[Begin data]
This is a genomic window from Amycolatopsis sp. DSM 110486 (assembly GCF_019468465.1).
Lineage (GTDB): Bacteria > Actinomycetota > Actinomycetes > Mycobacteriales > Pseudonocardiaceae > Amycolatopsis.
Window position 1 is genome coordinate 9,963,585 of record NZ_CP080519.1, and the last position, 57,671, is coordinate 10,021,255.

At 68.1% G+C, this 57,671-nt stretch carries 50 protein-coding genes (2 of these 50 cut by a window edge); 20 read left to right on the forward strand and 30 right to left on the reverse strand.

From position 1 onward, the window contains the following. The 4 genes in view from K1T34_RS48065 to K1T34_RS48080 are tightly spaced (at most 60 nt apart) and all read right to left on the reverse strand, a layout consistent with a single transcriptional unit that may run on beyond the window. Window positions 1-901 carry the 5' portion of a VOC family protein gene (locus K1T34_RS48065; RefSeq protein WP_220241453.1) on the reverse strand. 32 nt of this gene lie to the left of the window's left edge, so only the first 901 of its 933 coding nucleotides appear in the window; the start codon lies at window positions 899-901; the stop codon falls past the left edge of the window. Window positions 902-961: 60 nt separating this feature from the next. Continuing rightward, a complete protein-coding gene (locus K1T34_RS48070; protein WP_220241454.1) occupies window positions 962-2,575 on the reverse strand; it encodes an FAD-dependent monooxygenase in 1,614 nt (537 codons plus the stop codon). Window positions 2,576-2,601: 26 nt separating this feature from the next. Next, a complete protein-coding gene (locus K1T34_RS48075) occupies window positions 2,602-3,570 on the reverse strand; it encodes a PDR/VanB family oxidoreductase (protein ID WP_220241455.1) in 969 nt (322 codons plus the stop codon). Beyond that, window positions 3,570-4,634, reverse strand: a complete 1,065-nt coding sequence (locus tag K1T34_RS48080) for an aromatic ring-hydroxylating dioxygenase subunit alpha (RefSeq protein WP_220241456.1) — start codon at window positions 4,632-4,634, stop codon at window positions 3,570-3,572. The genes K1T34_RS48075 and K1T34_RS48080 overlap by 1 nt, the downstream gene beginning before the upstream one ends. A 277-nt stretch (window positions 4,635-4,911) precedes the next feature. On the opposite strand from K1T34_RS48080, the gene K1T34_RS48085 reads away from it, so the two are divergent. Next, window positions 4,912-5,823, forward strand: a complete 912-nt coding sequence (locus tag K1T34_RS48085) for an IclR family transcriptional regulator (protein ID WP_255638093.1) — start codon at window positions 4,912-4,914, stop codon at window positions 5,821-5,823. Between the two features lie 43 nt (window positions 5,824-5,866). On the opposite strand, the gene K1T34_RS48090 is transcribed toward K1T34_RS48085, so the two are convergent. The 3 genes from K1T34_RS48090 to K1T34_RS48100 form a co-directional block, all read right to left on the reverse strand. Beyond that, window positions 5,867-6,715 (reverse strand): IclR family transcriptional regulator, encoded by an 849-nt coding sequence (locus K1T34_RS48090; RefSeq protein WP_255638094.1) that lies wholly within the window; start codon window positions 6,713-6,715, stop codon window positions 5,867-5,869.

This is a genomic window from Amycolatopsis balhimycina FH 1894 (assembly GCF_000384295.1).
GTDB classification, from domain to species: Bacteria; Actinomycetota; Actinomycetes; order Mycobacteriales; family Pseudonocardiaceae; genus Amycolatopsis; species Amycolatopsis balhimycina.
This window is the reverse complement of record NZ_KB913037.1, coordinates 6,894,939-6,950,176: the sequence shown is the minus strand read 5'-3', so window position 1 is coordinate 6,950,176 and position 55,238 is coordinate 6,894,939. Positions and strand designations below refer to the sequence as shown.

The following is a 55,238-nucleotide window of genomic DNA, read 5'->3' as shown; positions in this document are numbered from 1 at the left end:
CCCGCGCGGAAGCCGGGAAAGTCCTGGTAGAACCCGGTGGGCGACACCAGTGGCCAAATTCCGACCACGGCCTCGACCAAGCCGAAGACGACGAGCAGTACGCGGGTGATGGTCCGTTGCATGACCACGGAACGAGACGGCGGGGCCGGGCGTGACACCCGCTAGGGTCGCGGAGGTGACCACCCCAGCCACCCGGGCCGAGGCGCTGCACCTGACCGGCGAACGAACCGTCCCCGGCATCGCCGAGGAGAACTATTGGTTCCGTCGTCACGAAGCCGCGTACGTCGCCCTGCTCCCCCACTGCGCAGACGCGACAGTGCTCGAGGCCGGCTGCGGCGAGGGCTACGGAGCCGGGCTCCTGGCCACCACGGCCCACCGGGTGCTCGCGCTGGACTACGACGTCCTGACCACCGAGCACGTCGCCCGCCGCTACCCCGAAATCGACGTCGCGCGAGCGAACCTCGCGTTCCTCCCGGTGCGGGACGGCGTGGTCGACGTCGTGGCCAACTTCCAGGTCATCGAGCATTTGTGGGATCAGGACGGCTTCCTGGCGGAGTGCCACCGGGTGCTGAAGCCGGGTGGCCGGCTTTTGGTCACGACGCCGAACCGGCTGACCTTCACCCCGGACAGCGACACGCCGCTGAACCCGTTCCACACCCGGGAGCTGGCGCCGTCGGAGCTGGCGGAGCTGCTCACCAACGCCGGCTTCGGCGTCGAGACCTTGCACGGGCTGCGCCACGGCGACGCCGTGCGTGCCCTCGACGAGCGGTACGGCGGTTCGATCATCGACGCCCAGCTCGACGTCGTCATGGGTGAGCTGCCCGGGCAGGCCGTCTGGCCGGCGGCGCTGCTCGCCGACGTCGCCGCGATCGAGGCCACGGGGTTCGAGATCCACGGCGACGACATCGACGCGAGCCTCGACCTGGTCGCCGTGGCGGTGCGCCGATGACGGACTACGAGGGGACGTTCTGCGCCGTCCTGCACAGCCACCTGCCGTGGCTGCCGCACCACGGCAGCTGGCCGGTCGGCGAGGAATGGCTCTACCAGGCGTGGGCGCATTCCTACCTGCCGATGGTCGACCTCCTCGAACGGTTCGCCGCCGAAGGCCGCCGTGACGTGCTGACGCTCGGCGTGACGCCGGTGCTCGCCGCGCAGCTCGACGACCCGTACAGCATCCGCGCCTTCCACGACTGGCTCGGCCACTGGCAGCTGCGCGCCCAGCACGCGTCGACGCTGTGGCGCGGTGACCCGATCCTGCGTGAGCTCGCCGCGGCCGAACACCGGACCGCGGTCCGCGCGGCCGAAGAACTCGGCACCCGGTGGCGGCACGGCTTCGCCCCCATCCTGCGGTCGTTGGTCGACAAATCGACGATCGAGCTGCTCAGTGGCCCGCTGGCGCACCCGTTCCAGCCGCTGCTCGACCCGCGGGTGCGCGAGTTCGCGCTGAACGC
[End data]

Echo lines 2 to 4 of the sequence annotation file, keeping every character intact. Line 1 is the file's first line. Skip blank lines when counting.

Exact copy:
Lineage (GTDB): Bacteria > Actinomycetota > Actinomycetes > Mycobacteriales > Pseudonocardiaceae > Amycolatopsis.
Window position 1 is genome coordinate 9,963,585 of record NZ_CP080519.1, and the last position, 57,671, is coordinate 10,021,255.

At 68.1% G+C, this 57,671-nt stretch carries 50 protein-coding genes (2 of these 50 cut by a window edge); 20 read left to right on the forward strand and 30 right to left on the reverse strand.